Reality television’s always a risky proposition: no matter what participants on reality shows might think, it’s essentially impossible to control your image once the cameras start rolling and producers start shooting footage. And it’s even riskier for an institution to agree to participate wholesale. But the early news about a reality show about unions A&E’s just ordered from Mark Wahlberg and his production company that will start in Boston with the Teamsters Local 25 and potentially move to other cities sounds like it’s coming from the right place:
Teamsters – produced by Wahlberg’s Closest to the Hole, Levinson’s Leverage and Harrison’s Transition Prods — provide a first-hand glimpse of the legendary union in the most aggressive and territorial city in America: Boston. Here, the Teamsters Local 25 battle for the rights of their 11,000 members. “We believe A&E is the perfect venue to create a cutting-edge show that promises to be like nothing else on television,” Levinson said.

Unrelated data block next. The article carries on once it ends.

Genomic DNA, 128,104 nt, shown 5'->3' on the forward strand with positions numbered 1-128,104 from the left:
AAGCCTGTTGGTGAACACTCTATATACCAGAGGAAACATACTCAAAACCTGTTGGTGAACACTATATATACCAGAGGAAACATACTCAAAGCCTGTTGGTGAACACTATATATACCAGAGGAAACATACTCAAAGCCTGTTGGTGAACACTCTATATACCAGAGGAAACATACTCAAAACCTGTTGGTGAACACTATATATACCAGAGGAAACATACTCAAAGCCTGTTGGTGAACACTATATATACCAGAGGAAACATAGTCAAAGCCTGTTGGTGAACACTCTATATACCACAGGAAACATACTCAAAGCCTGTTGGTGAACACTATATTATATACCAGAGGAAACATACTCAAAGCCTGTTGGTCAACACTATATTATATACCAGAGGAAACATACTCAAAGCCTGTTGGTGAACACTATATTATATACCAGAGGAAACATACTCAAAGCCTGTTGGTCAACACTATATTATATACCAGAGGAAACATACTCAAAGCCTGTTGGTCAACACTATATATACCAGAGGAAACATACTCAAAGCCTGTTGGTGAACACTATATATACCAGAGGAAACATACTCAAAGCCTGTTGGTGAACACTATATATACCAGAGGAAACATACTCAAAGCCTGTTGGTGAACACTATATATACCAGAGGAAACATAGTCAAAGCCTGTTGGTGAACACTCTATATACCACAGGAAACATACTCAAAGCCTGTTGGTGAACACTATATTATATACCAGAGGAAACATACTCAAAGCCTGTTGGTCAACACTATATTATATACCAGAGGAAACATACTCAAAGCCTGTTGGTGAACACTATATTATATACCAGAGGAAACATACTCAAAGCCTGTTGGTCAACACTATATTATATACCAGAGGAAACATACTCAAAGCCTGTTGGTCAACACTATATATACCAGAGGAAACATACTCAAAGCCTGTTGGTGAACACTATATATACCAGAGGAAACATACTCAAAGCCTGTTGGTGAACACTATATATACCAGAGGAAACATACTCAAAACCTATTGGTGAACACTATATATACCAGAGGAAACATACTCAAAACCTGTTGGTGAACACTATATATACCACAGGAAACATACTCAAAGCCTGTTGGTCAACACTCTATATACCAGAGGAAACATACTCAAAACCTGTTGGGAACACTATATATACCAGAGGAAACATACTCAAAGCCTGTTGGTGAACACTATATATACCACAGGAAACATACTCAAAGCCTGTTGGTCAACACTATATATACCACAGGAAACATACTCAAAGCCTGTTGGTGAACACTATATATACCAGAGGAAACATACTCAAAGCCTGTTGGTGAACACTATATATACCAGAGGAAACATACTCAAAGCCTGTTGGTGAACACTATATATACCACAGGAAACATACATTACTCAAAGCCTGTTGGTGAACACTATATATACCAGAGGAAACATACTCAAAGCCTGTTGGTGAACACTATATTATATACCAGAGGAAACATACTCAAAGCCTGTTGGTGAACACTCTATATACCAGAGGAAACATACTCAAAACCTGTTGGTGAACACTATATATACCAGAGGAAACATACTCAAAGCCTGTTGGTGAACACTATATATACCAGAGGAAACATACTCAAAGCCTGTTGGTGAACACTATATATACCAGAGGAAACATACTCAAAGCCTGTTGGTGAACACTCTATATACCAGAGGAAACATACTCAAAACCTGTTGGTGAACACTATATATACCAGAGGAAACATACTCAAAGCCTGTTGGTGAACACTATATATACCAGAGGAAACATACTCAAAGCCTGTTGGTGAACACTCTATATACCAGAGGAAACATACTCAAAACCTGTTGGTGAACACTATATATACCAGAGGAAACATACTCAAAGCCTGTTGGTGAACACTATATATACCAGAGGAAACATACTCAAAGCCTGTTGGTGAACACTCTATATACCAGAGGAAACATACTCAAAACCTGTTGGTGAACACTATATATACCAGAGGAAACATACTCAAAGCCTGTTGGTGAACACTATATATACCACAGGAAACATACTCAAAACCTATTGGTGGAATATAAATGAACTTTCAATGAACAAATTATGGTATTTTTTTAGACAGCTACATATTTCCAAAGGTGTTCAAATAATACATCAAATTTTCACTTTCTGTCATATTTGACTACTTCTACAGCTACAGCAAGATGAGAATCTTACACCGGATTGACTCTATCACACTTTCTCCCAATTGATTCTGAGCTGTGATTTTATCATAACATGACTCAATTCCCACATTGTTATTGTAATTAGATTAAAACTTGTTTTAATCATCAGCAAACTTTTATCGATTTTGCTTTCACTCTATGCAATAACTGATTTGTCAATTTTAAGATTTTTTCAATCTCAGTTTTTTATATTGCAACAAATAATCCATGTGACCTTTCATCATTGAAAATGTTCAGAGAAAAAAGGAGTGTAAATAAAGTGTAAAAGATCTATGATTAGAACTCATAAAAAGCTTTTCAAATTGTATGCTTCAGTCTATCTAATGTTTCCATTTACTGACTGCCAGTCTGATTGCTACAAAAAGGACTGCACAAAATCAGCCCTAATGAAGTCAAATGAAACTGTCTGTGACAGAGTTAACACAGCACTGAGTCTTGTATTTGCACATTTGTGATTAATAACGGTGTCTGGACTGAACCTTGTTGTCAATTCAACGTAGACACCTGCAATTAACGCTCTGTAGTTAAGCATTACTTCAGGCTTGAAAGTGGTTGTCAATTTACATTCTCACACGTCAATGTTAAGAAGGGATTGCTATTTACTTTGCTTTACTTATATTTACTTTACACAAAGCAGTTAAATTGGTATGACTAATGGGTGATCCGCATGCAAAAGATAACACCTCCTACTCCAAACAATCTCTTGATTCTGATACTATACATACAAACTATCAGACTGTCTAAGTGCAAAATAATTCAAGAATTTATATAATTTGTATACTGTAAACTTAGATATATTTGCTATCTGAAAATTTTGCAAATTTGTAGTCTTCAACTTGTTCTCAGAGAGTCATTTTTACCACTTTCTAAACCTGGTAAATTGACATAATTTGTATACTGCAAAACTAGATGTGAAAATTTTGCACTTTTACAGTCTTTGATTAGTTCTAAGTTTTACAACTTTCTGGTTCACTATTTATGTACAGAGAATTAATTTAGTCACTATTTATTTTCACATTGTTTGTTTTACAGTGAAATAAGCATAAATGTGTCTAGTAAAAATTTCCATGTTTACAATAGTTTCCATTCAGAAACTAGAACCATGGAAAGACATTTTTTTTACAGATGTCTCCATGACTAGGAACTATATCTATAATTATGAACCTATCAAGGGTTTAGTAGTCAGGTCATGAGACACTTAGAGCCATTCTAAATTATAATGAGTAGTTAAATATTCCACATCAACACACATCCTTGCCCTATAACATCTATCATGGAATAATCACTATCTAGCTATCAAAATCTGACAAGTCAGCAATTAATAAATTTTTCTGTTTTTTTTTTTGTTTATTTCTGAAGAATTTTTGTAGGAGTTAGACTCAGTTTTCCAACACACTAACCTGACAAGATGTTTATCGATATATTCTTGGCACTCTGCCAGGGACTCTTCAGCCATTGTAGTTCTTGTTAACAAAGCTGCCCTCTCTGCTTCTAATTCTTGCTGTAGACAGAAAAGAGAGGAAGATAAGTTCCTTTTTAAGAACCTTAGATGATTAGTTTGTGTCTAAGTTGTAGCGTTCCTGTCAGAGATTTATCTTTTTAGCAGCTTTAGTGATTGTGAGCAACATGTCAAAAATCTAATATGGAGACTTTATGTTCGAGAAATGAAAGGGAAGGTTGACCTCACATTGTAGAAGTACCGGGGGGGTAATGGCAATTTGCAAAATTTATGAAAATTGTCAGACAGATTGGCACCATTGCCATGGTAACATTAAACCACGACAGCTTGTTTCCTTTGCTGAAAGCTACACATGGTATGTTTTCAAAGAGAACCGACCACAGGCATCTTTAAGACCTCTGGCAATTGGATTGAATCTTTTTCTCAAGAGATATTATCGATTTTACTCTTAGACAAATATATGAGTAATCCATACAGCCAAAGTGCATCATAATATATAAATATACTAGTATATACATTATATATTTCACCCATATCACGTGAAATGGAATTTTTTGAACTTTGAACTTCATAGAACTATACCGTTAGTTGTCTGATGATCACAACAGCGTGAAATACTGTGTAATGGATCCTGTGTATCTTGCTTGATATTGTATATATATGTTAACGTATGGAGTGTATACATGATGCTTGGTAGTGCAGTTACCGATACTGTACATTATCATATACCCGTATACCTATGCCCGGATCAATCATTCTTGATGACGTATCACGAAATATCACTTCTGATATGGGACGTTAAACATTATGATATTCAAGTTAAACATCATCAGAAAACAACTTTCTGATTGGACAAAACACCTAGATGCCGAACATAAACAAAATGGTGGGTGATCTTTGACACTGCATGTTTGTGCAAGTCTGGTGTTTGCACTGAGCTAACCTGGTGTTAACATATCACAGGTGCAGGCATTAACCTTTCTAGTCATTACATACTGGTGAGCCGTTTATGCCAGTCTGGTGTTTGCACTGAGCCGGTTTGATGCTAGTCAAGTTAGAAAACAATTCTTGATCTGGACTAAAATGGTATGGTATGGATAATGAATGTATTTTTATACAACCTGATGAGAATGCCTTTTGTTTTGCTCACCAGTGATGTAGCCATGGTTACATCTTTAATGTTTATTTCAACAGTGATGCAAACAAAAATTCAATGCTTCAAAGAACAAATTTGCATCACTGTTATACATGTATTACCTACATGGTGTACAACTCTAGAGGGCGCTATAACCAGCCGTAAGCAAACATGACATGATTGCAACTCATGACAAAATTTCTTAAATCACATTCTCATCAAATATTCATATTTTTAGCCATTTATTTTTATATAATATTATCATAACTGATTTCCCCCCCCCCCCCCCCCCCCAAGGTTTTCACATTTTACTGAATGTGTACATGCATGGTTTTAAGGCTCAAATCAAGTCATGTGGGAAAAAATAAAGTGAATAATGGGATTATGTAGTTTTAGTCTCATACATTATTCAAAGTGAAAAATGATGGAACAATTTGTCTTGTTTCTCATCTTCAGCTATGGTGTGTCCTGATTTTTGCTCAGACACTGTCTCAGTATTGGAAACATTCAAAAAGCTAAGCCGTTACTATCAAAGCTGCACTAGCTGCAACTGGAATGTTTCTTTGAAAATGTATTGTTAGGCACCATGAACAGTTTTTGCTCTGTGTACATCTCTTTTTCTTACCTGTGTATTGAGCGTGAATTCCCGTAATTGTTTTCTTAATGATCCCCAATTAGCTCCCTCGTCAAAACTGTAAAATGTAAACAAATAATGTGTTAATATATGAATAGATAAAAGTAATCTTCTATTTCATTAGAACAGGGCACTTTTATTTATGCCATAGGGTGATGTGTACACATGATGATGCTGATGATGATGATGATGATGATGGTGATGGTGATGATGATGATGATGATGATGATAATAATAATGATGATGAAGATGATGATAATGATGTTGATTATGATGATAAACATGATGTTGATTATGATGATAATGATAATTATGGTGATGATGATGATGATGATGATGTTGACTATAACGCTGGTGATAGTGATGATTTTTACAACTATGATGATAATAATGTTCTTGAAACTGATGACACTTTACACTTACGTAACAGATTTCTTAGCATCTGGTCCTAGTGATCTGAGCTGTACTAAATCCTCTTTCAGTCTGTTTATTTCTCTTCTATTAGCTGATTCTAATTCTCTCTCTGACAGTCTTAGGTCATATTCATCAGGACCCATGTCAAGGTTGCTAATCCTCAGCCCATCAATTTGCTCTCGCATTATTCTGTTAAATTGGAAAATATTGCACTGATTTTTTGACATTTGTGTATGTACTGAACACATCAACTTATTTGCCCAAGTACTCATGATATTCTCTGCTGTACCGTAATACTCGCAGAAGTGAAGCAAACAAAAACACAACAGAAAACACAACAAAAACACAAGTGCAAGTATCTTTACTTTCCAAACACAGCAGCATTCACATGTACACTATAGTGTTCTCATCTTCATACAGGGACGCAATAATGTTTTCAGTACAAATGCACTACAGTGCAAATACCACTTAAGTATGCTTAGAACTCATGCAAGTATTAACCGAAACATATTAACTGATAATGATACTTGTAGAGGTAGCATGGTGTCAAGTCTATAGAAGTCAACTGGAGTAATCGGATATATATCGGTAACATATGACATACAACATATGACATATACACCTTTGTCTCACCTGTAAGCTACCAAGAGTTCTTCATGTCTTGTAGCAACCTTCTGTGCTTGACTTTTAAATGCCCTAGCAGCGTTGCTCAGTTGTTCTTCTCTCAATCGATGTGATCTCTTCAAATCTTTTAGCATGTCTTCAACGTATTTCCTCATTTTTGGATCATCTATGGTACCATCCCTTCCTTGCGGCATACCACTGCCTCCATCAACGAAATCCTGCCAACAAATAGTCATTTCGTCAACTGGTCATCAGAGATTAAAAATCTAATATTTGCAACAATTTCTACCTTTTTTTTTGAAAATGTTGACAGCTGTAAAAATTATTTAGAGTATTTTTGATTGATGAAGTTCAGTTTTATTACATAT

Thompson first started exploring the idea for a show about Teamsters after watching the dramatic events in Wisconsin last summer, when local union members invaded the statehouse to protest anti-union legislation. WME introduced him to Boston born-and-bred Wahlberg, who was instrumental in locking in Teamsters Local 25 in his hometown. Wahlberg has an extra personal connection to the project — his dad was a Teamster truck driver in Boston. Teamsters is envisioned as a reality franchise that would showcase unions in different cities, starting with Boston.
Just as Islamophobes will insist that All-American Muslim was just a tool for hiding the “truth” about Islam, anti-union folks will probably look at a show like this and insist that it’s some sort of sinister whitewash. But I think there’s value in telling a story that’s rooted in the inherent drama of union organizing, and that opens up a union office and reveals that there’s nothing awful and sinister going on there. In addition, the fact that A&E executives got interested in doing a union story after the Wisconsin protests suggests to me they’ve got a sense of what makes unions interesting other than charges of cronyism or conspiracy. The struggle of working people against the corporations who want them as vulnerable as possible is inherently dramatic, and I’m glad some network recognized the potential in it.